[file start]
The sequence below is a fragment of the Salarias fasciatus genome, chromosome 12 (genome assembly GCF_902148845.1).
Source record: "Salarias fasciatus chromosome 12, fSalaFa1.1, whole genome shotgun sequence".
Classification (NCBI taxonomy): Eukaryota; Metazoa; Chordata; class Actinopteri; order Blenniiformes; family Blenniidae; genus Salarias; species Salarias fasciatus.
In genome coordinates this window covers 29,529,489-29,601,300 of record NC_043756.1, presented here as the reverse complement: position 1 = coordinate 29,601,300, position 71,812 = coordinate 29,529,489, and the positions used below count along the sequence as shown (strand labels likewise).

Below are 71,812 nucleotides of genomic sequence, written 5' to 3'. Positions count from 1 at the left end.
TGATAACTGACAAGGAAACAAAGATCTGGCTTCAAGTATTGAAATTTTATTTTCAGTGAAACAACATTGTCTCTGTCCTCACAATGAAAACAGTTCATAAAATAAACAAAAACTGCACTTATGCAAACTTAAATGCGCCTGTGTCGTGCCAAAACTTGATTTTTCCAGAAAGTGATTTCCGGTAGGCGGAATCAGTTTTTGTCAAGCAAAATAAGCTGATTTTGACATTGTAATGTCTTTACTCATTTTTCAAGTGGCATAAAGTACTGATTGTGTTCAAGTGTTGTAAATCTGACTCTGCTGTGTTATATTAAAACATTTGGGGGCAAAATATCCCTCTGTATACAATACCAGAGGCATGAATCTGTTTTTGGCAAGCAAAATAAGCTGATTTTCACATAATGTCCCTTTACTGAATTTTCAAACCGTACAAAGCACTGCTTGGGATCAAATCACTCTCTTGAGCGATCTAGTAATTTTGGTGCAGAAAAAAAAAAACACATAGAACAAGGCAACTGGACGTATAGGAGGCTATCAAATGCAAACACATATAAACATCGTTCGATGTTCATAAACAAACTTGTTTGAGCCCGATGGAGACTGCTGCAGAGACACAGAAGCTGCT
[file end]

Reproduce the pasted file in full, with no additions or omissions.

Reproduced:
The sequence below is a fragment of the Salarias fasciatus genome, chromosome 12 (genome assembly GCF_902148845.1).
Source record: "Salarias fasciatus chromosome 12, fSalaFa1.1, whole genome shotgun sequence".
Classification (NCBI taxonomy): Eukaryota; Metazoa; Chordata; class Actinopteri; order Blenniiformes; family Blenniidae; genus Salarias; species Salarias fasciatus.
In genome coordinates this window covers 29,529,489-29,601,300 of record NC_043756.1, presented here as the reverse complement: position 1 = coordinate 29,601,300, position 71,812 = coordinate 29,529,489, and the positions used below count along the sequence as shown (strand labels likewise).

Below are 71,812 nucleotides of genomic sequence, written 5' to 3'. Positions count from 1 at the left end.
TGATAACTGACAAGGAAACAAAGATCTGGCTTCAAGTATTGAAATTTTATTTTCAGTGAAACAACATTGTCTCTGTCCTCACAATGAAAACAGTTCATAAAATAAACAAAAACTGCACTTATGCAAACTTAAATGCGCCTGTGTCGTGCCAAAACTTGATTTTTCCAGAAAGTGATTTCCGGTAGGCGGAATCAGTTTTTGTCAAGCAAAATAAGCTGATTTTGACATTGTAATGTCTTTACTCATTTTTCAAGTGGCATAAAGTACTGATTGTGTTCAAGTGTTGTAAATCTGACTCTGCTGTGTTATATTAAAACATTTGGGGGCAAAATATCCCTCTGTATACAATACCAGAGGCATGAATCTGTTTTTGGCAAGCAAAATAAGCTGATTTTCACATAATGTCCCTTTACTGAATTTTCAAACCGTACAAAGCACTGCTTGGGATCAAATCACTCTCTTGAGCGATCTAGTAATTTTGGTGCAGAAAAAAAAAAACACATAGAACAAGGCAACTGGACGTATAGGAGGCTATCAAATGCAAACACATATAAACATCGTTCGATGTTCATAAACAAACTTGTTTGAGCCCGATGGAGACTGCTGCAGAGACACAGAAGCTGCT